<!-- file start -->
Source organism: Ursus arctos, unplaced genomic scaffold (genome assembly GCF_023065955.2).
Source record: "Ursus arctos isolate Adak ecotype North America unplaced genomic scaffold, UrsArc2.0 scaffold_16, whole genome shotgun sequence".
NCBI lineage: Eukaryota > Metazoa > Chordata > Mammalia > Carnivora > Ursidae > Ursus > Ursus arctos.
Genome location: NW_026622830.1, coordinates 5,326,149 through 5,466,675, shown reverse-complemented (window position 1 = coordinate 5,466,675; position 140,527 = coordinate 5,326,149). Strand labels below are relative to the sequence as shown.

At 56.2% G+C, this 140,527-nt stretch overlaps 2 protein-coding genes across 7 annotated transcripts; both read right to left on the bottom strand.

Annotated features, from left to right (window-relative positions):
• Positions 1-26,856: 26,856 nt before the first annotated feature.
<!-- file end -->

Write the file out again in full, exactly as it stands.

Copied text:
Source organism: Ursus arctos, unplaced genomic scaffold (genome assembly GCF_023065955.2).
Source record: "Ursus arctos isolate Adak ecotype North America unplaced genomic scaffold, UrsArc2.0 scaffold_16, whole genome shotgun sequence".
NCBI lineage: Eukaryota > Metazoa > Chordata > Mammalia > Carnivora > Ursidae > Ursus > Ursus arctos.
Genome location: NW_026622830.1, coordinates 5,326,149 through 5,466,675, shown reverse-complemented (window position 1 = coordinate 5,466,675; position 140,527 = coordinate 5,326,149). Strand labels below are relative to the sequence as shown.

At 56.2% G+C, this 140,527-nt stretch overlaps 2 protein-coding genes across 7 annotated transcripts; both read right to left on the bottom strand.

Annotated features, from left to right (window-relative positions):
• Positions 1-26,856: 26,856 nt before the first annotated feature.